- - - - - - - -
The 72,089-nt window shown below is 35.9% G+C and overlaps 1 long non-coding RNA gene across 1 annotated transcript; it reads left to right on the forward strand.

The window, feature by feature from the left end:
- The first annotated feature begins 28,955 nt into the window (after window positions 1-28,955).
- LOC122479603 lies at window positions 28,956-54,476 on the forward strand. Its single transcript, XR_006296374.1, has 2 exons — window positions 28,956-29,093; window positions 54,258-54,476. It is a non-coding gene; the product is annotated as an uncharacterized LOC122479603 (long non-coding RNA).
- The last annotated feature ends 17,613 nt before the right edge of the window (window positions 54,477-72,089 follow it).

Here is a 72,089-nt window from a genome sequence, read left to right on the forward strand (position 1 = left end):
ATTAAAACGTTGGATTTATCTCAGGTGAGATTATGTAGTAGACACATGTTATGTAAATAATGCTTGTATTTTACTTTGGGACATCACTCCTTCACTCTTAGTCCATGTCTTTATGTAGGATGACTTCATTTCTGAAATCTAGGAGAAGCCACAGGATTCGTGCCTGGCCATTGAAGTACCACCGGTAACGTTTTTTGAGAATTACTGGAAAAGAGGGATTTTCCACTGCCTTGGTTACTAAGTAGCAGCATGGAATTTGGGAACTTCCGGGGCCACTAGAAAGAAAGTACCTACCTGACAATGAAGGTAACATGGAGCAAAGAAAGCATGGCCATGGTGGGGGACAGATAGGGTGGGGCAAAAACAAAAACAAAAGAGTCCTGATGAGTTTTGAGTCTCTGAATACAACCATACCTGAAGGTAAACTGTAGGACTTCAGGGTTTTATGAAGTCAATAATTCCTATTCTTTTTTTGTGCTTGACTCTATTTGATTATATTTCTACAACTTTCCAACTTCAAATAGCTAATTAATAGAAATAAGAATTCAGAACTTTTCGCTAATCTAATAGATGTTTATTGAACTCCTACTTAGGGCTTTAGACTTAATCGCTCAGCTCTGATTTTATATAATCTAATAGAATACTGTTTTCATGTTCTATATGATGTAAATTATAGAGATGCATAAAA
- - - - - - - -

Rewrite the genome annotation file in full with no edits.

The 72,089-nt window shown below is 35.9% G+C and overlaps 1 long non-coding RNA gene across 1 annotated transcript; it reads left to right on the forward strand.

The window, feature by feature from the left end:
- The first annotated feature begins 28,955 nt into the window (after window positions 1-28,955).
- LOC122479603 lies at window positions 28,956-54,476 on the forward strand. Its single transcript, XR_006296374.1, has 2 exons — window positions 28,956-29,093; window positions 54,258-54,476. It is a non-coding gene; the product is annotated as an uncharacterized LOC122479603 (long non-coding RNA).
- The last annotated feature ends 17,613 nt before the right edge of the window (window positions 54,477-72,089 follow it).

Here is a 72,089-nt window from a genome sequence, read left to right on the forward strand (position 1 = left end):
ATTAAAACGTTGGATTTATCTCAGGTGAGATTATGTAGTAGACACATGTTATGTAAATAATGCTTGTATTTTACTTTGGGACATCACTCCTTCACTCTTAGTCCATGTCTTTATGTAGGATGACTTCATTTCTGAAATCTAGGAGAAGCCACAGGATTCGTGCCTGGCCATTGAAGTACCACCGGTAACGTTTTTTGAGAATTACTGGAAAAGAGGGATTTTCCACTGCCTTGGTTACTAAGTAGCAGCATGGAATTTGGGAACTTCCGGGGCCACTAGAAAGAAAGTACCTACCTGACAATGAAGGTAACATGGAGCAAAGAAAGCATGGCCATGGTGGGGGACAGATAGGGTGGGGCAAAAACAAAAACAAAAGAGTCCTGATGAGTTTTGAGTCTCTGAATACAACCATACCTGAAGGTAAACTGTAGGACTTCAGGGTTTTATGAAGTCAATAATTCCTATTCTTTTTTTGTGCTTGACTCTATTTGATTATATTTCTACAACTTTCCAACTTCAAATAGCTAATTAATAGAAATAAGAATTCAGAACTTTTCGCTAATCTAATAGATGTTTATTGAACTCCTACTTAGGGCTTTAGACTTAATCGCTCAGCTCTGATTTTATATAATCTAATAGAATACTGTTTTCATGTTCTATATGATGTAAATTATAGAGATGCATAAAA